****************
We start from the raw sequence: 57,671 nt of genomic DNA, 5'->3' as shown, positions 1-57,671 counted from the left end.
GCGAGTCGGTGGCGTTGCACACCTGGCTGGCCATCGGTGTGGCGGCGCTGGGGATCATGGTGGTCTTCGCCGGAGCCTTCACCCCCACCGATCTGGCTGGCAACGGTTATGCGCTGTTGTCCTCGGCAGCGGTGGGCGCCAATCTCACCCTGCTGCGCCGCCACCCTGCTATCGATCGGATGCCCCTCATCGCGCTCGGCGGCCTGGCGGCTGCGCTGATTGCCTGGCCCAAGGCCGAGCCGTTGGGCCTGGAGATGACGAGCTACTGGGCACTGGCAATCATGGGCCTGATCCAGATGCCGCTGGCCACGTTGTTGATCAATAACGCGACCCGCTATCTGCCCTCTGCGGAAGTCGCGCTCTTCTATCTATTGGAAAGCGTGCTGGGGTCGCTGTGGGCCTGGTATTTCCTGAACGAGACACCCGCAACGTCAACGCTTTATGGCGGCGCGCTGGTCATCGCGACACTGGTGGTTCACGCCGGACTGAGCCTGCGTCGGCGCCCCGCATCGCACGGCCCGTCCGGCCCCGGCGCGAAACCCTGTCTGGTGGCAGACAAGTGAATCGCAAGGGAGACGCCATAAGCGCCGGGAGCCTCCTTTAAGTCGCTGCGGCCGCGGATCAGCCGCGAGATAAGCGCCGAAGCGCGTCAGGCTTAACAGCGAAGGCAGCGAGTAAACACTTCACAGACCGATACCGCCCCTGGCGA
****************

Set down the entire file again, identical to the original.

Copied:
We start from the raw sequence: 57,671 nt of genomic DNA, 5'->3' as shown, positions 1-57,671 counted from the left end.
GCGAGTCGGTGGCGTTGCACACCTGGCTGGCCATCGGTGTGGCGGCGCTGGGGATCATGGTGGTCTTCGCCGGAGCCTTCACCCCCACCGATCTGGCTGGCAACGGTTATGCGCTGTTGTCCTCGGCAGCGGTGGGCGCCAATCTCACCCTGCTGCGCCGCCACCCTGCTATCGATCGGATGCCCCTCATCGCGCTCGGCGGCCTGGCGGCTGCGCTGATTGCCTGGCCCAAGGCCGAGCCGTTGGGCCTGGAGATGACGAGCTACTGGGCACTGGCAATCATGGGCCTGATCCAGATGCCGCTGGCCACGTTGTTGATCAATAACGCGACCCGCTATCTGCCCTCTGCGGAAGTCGCGCTCTTCTATCTATTGGAAAGCGTGCTGGGGTCGCTGTGGGCCTGGTATTTCCTGAACGAGACACCCGCAACGTCAACGCTTTATGGCGGCGCGCTGGTCATCGCGACACTGGTGGTTCACGCCGGACTGAGCCTGCGTCGGCGCCCCGCATCGCACGGCCCGTCCGGCCCCGGCGCGAAACCCTGTCTGGTGGCAGACAAGTGAATCGCAAGGGAGACGCCATAAGCGCCGGGAGCCTCCTTTAAGTCGCTGCGGCCGCGGATCAGCCGCGAGATAAGCGCCGAAGCGCGTCAGGCTTAACAGCGAAGGCAGCGAGTAAACACTTCACAGACCGATACCGCCCCTGGCGA